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Integrated Technology at Saint David's

Computer teachers are leaving their labs to work side by side with subject area teachers in the classroom. They are becoming technology integrators.

Saint David's is slowly moving from a very traditional approach to teaching technology (lab based) to a more fully integrated one.  The school views technology as one tool among many that has the potential to improve the teaching-learning process.  However, the school also believes that the more this tool is connected to and fully integrated with other curricular areas the better where it is more real and more useful. Skills learned in isolation (for example, in the computer lab) are rarely transferred by the boys to their other academic areas. Ideally, skills should be taught when needed and applied immediately to enhance learning.  Following are just two current examples of where this is happening at Saint David's. 

As part of a unit on mapping, 1st grade boys use technology to study maps and satellite imagery of the school's immediate neighborhood while learning about local New York City landmarks. Boys use mapping software to create maps and practice giving and following directions using the cardinal directions (walk two blocks east, turn south…etc). Ultimately, they will create maps with written directions and use them to lead a small group of peers on an excursion to the Metropolitan Museum and back. Technology teachers are working with 1st grade social studies teachers in an interdisciplinary approach to the use of the tech skills for a purpose.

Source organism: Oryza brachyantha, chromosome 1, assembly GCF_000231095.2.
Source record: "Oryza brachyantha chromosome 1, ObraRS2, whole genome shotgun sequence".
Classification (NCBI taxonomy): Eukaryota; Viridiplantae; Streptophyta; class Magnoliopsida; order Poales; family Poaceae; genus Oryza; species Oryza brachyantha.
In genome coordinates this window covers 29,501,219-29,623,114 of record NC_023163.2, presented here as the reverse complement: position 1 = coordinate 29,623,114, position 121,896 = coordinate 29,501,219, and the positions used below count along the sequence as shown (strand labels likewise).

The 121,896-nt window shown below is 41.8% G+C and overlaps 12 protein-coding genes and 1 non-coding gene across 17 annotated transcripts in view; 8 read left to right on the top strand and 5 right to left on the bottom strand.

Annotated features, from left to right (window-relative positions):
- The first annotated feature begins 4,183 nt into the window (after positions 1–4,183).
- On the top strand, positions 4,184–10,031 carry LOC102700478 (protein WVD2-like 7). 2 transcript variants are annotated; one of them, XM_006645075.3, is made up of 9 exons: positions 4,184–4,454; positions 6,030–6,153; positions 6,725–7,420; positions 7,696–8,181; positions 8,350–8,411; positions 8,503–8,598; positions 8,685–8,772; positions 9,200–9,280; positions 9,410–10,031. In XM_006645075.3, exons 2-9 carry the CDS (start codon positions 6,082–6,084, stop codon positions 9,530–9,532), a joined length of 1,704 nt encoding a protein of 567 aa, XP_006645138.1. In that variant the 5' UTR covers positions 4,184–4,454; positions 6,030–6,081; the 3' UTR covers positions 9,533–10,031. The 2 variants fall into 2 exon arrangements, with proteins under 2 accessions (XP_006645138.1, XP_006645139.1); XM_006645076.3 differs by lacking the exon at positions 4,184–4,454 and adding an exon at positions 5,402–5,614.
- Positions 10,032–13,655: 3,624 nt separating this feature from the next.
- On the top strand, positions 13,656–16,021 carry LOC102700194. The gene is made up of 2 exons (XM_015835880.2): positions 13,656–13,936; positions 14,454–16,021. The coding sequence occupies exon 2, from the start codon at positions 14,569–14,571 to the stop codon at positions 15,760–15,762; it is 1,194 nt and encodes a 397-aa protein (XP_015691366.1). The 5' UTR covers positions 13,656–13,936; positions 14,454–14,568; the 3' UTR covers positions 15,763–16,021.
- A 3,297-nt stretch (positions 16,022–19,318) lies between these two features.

In another current example, as one component of an Engineering unit this term, 4th grade boys are responding to the needs of Japanese children after Japan’s terrible earthquake and tsunami last year. Through a series of hands-on building activities, boys are learning about what types of structures can withstand an earthquake. After constructing their own structures, the boys are then testing them on a red “shake table” that simulates an earthquake. Next, the boys will use three dimensional drawing software to draw their vision for a redesigned school for the NE coast of Japan. 

The boys' virtual 3D models will incorporate lessons learned from their study of shake-proof buildings and their hands-on experimentation.  Their structures will include other safety features, plus other amenities that will make it a nice place for Japanese children to go to school every day.

There are, of course, times when dedicated skills have to be taught in a lab setting.  These skills tend to be the more discreet skills associated, for example, with actually programming software, using robotics, or computer hardware construction.


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